Kris Nelscott is an open pen name used by New York Times bestselling author Kristine Kathryn Rusch.

The first Smokey Dalton novel, A Dangerous Road, won the Herodotus Award for Best Historical Mystery and was short-listed for the Edgar Award for Best Novel; the second, Smoke-Filled Rooms, was a PNBA Book Award finalist; and the third, Thin Walls, was one of the Chicago Tribune's best mysteries of the year. Kirkus chose Days of Rage as one of the top ten mysteries of the year and it was also nominated for a Shamus award for The Best Private Eye Hardcover Novel of the Year.

Entertainment Weekly says her equals are Walter Mosley and Raymond Chandler. Booklist calls the Smokey Dalton books "a high-class crime series" and Salon says "Kris Nelscott can lay claim to the strongest series of detective novels now being written by an American author."

For more information about Kris Nelscott, or author Kristine Kathryn Rusch's other works, please go to or

Smoke-Filled Rooms by Kris Nelscott

On the run after the assassination of Martin Luther King, Jr., Private Investigator Smokey Dalton and Jimmy, the young boy he rescued, have settled under assumed names in Chicago. But history won't leave him alone. His job in security at the Chicago Hilton places him in the center of the protests at the 1968 Democratic Convention. Worse, a killer works his South Side neighborhood, killing children. The Chicago Police Department doesn't solve crimes in the South Side. Smokey can't ignore the crimes, any more than he can ignore the tension building in the city that hot August. He has to take action, before he loses everything.

Chosen as one of the top ten mystery novels of the year by both Deadly Pleasures and Booklist, Smoke-Filled Rooms fulfills the promise of the award-winning Dangerous Road, and makes Smokey Dalton into one of the mystery field's most memorable detectives.



  • "A blistering rendition of the '60s racial wars marks this series as a standout as early as its second entry. You don't need to be a fan of private-eye novels to admire Smokey: You just need a conscience."

    – Kirkus Reviews starred review
  • "Nelscott does a superb job of using a familiar historical moment to dramatize an intimate human drama, as Smokey and Jimmy struggle to avoid becoming anonymous casualties lost behind the headlines. This series has all the passion and precision of Walter Mosley's early Easy Rawlins novels, but it is not derivative. In fact, Smokey just may be a more compelling character than the celebrated Easy."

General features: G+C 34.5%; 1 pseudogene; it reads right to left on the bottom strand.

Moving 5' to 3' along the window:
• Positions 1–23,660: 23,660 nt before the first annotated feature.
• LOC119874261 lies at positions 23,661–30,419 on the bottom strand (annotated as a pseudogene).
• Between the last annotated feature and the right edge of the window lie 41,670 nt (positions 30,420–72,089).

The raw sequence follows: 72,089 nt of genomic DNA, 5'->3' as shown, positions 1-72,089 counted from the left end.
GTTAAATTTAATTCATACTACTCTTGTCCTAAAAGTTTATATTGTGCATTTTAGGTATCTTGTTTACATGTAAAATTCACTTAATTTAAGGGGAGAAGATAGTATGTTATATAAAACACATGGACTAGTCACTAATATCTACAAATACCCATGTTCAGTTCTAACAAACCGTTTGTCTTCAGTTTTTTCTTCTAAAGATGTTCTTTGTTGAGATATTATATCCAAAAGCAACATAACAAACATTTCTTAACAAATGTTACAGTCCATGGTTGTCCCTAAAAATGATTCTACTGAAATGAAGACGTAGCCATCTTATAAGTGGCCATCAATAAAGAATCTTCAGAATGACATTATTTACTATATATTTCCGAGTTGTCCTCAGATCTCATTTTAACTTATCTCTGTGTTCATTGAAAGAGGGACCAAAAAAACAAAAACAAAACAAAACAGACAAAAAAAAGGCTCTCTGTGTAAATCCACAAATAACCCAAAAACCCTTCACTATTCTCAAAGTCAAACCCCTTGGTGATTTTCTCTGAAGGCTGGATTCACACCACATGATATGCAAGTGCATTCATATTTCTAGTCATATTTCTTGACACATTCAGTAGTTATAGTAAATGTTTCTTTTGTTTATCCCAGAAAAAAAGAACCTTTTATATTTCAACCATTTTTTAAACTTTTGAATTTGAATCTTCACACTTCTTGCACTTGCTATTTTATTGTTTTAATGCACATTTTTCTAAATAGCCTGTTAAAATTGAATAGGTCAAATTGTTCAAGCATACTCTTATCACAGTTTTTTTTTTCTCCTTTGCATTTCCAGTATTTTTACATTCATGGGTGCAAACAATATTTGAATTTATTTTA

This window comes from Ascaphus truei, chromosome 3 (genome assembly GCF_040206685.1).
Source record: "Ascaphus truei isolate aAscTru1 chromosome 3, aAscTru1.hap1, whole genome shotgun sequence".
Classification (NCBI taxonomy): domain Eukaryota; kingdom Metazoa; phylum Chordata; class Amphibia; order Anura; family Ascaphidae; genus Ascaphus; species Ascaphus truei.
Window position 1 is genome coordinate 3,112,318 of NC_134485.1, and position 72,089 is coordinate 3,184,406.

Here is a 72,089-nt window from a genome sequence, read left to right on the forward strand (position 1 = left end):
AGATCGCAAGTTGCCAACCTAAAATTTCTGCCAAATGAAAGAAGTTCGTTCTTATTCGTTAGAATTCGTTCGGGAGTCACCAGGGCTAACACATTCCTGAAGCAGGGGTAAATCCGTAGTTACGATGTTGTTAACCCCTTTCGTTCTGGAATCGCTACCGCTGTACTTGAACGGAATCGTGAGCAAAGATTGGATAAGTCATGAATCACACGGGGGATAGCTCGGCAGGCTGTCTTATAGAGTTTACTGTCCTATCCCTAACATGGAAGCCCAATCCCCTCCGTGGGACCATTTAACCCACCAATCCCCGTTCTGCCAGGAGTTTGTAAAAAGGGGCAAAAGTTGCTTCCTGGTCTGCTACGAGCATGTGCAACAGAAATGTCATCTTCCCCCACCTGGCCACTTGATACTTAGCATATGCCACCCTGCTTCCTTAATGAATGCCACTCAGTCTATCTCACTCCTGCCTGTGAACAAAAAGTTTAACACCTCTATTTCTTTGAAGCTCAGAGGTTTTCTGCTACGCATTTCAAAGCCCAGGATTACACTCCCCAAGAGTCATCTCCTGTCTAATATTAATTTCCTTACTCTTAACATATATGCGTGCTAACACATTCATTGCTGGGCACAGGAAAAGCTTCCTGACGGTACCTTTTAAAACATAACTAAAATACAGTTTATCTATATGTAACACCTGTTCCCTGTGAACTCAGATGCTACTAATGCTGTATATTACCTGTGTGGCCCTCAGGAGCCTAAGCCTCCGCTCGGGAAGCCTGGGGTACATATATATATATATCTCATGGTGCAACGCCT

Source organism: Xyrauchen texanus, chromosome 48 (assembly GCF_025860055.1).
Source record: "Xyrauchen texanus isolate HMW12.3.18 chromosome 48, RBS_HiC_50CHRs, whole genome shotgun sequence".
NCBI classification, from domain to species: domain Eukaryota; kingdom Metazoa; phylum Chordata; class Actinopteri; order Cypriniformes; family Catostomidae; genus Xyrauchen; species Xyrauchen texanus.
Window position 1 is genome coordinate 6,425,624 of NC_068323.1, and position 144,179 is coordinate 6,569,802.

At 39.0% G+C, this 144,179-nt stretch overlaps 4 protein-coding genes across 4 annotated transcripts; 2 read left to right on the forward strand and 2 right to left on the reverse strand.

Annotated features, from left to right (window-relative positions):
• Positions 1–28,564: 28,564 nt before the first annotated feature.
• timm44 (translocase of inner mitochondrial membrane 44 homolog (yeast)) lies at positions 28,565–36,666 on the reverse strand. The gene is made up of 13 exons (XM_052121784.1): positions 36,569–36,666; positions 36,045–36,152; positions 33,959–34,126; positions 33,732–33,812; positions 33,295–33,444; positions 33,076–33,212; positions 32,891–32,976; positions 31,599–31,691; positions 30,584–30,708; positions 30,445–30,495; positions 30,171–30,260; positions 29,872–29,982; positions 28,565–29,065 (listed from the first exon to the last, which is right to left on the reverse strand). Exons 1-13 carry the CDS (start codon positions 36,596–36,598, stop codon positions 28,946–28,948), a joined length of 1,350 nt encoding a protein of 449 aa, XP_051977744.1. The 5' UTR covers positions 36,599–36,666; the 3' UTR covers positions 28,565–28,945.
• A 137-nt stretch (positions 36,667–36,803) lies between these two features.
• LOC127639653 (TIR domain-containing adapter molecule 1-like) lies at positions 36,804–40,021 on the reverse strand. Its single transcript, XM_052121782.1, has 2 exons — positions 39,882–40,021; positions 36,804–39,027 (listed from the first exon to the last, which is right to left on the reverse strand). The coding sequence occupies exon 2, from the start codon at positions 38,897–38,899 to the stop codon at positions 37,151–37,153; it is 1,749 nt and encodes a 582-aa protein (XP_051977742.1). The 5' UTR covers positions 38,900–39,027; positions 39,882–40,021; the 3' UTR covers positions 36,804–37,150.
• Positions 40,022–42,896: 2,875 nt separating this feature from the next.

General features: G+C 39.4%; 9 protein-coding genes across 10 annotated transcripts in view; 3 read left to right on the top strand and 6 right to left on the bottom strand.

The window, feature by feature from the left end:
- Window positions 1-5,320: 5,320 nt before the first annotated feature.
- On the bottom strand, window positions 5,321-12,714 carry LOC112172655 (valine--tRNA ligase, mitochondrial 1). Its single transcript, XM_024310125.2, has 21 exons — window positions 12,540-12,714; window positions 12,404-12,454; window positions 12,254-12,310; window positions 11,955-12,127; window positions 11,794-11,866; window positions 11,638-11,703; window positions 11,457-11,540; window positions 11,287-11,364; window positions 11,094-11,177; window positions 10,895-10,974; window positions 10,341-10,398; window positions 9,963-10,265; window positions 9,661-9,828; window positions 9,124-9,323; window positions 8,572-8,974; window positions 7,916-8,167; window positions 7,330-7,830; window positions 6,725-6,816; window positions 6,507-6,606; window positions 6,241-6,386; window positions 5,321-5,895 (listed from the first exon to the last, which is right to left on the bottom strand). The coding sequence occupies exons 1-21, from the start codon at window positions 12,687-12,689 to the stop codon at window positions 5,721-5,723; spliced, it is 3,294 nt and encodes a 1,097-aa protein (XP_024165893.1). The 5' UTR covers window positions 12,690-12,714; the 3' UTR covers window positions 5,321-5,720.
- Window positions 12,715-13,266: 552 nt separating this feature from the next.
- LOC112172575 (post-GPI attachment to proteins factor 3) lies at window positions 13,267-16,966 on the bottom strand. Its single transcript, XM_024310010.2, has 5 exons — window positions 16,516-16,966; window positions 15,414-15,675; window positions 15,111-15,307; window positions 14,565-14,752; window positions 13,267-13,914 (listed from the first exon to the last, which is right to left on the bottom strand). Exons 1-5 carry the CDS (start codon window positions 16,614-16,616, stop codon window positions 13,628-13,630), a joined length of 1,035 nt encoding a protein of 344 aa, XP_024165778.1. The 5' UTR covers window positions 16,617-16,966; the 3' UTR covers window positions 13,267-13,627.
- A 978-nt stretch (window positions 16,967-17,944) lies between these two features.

– Booklist starred review
  • "This is mystery fiction at its highest, most gripping level."

    – Chicago Tribune




I HAD BEEN IN THE LOOP all morning. I had found a seat on the concrete steps leading up to the "L," and no one had asked me to move. Dozens, maybe hundreds of us crowded the steps. For an hour, the trains hadn't stopped and the platforms above me were closed, although policemen patrolled them.

They were searching for snipers.

The year of assassinations continued.

I hadn't told anyone where I'd gone. I wasn't talking much these days. I no longer felt as if I had anything valid to say.

It was September 4, 1968, only a week since the entire city of Chicago had erupted into chaos. Only a week since I had made a choice I couldn't have contemplated a year ago.

Only a week since everything had changed. Again.

The street was eerily silent. Hundreds of thousands of people gathered under the steel-and-concrete skyscrapers and didn't say a word. Police and National Guard, their rifles ready, kept the crowd on the sidewalks. Squadrols—paddy wagons in any other town—were on side streets, waiting in case last week's riots started anew.

I had no real idea why I had come. I'd felt drawn here, as if this place, these people, this moment could give me some perspective.

There were very few black faces in the crowd. We stood out so dramatically that the police gave us special attention. I sat so that no one realized how tall I was or how broad. My very size intimidated people. And I kept my hands in view at all times. I didn't want to start anything, even inadvertently.

Chicago had witnessed enough violence in this long hot summer.

I'd witnessed enough violence—caused enough violence—to last an entire lifetime.

I had embraced darkness because it was the only choice left.

The year of assassinations continued.

And in the midst of all these thousands of people, I was more alone than I had ever been.